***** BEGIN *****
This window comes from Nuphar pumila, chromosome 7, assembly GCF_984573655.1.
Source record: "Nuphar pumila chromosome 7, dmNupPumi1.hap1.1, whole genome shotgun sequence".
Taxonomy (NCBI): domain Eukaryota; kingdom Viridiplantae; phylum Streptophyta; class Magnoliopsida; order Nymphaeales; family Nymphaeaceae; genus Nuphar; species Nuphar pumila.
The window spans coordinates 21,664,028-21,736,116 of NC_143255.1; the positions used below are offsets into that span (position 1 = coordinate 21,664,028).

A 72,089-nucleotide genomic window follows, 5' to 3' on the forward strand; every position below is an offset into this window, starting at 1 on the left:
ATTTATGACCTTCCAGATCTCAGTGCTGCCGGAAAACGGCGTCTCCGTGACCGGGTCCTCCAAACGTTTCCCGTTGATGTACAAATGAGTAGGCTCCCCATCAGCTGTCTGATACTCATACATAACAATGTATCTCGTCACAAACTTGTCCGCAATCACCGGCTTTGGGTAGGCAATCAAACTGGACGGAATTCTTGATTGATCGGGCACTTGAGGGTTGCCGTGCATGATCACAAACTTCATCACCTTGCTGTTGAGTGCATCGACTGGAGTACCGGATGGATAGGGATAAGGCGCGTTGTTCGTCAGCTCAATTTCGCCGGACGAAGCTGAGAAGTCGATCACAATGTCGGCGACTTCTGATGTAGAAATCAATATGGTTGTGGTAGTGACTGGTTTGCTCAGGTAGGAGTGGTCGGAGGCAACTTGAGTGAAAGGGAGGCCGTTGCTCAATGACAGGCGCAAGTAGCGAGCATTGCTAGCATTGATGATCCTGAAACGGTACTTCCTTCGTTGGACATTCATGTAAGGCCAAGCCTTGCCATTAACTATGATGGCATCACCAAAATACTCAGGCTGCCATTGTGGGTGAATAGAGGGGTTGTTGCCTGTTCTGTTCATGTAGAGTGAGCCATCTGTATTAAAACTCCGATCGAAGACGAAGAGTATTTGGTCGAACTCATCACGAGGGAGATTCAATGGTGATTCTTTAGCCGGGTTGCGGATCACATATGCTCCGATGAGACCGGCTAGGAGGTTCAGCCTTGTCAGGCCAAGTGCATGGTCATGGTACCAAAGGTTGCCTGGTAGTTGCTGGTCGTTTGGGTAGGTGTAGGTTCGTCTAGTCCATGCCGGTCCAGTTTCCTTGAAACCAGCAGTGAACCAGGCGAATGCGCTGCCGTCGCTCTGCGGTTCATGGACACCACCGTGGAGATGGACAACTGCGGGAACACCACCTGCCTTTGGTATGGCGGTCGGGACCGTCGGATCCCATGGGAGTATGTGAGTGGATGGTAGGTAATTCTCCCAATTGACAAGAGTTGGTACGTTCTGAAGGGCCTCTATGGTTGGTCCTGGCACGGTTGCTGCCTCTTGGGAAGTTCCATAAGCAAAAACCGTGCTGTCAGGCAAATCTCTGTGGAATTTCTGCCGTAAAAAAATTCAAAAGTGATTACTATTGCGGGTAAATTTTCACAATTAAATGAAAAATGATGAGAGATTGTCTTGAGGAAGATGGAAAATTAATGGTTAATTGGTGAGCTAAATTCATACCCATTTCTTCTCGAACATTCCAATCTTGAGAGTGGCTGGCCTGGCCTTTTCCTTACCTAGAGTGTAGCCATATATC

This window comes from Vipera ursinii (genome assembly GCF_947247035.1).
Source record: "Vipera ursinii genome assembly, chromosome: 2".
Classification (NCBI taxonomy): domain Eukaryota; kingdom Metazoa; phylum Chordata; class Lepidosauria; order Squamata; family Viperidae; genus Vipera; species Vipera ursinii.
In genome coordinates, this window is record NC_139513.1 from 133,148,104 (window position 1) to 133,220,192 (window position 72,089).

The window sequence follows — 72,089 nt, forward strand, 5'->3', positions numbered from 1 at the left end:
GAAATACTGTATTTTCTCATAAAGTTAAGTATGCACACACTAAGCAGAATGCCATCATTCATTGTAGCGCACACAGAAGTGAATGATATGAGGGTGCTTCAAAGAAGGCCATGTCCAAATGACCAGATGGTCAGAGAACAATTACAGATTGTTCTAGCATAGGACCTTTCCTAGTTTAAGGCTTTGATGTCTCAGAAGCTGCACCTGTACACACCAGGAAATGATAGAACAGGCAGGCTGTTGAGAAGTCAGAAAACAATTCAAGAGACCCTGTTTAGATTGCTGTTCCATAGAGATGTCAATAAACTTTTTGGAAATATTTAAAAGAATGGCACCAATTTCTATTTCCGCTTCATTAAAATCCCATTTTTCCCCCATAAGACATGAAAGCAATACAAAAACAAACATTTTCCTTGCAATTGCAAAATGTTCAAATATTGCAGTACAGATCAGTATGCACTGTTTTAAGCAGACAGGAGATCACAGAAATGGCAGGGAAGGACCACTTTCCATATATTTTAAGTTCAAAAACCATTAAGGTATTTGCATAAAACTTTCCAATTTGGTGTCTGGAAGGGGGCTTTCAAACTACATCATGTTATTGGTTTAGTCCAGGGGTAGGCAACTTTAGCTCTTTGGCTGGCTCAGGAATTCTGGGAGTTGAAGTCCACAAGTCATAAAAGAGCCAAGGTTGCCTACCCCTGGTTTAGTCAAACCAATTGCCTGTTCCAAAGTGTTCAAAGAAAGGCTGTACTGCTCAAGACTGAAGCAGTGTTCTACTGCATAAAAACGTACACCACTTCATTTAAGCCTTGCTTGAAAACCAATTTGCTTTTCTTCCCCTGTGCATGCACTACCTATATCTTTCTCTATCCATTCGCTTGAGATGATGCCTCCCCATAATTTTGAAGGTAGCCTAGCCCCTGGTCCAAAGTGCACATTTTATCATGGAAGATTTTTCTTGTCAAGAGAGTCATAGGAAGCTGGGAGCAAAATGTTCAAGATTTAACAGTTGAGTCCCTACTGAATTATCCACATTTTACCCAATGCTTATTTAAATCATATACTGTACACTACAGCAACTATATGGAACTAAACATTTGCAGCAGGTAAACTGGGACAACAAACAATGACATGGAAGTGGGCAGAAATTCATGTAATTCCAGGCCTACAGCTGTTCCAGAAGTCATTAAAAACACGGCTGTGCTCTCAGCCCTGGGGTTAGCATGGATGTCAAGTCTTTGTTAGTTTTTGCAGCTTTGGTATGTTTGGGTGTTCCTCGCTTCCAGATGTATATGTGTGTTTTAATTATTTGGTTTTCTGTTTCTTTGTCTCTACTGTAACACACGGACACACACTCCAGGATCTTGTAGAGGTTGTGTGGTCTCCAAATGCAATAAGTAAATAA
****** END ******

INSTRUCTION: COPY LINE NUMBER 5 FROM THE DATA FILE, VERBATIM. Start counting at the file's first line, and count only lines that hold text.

A 72,089-nucleotide genomic window follows, 5' to 3' on the forward strand; every position below is an offset into this window, starting at 1 on the left: